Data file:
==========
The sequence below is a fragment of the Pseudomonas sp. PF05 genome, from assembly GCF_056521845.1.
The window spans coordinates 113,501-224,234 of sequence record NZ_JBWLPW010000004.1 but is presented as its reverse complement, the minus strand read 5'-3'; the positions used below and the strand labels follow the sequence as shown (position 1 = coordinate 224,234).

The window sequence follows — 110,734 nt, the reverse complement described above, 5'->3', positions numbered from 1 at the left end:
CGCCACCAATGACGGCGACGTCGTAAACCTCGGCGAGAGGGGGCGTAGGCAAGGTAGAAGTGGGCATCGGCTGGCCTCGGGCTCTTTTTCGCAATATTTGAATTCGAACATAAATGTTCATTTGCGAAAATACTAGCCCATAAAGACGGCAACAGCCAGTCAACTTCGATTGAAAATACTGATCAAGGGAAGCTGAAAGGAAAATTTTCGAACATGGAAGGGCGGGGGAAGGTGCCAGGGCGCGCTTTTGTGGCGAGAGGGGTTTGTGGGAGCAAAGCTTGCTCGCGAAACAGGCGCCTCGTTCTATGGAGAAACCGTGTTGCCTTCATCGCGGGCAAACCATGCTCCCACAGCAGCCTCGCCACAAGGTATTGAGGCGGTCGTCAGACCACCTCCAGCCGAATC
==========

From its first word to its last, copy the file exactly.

The sequence below is a fragment of the Pseudomonas sp. PF05 genome, from assembly GCF_056521845.1.
The window spans coordinates 113,501-224,234 of sequence record NZ_JBWLPW010000004.1 but is presented as its reverse complement, the minus strand read 5'-3'; the positions used below and the strand labels follow the sequence as shown (position 1 = coordinate 224,234).

The window sequence follows — 110,734 nt, the reverse complement described above, 5'->3', positions numbered from 1 at the left end:
CGCCACCAATGACGGCGACGTCGTAAACCTCGGCGAGAGGGGGCGTAGGCAAGGTAGAAGTGGGCATCGGCTGGCCTCGGGCTCTTTTTCGCAATATTTGAATTCGAACATAAATGTTCATTTGCGAAAATACTAGCCCATAAAGACGGCAACAGCCAGTCAACTTCGATTGAAAATACTGATCAAGGGAAGCTGAAAGGAAAATTTTCGAACATGGAAGGGCGGGGGAAGGTGCCAGGGCGCGCTTTTGTGGCGAGAGGGGTTTGTGGGAGCAAAGCTTGCTCGCGAAACAGGCGCCTCGTTCTATGGAGAAACCGTGTTGCCTTCATCGCGGGCAAACCATGCTCCCACAGCAGCCTCGCCACAAGGTATTGAGGCGGTCGTCAGACCACCTCCAGCCGAATC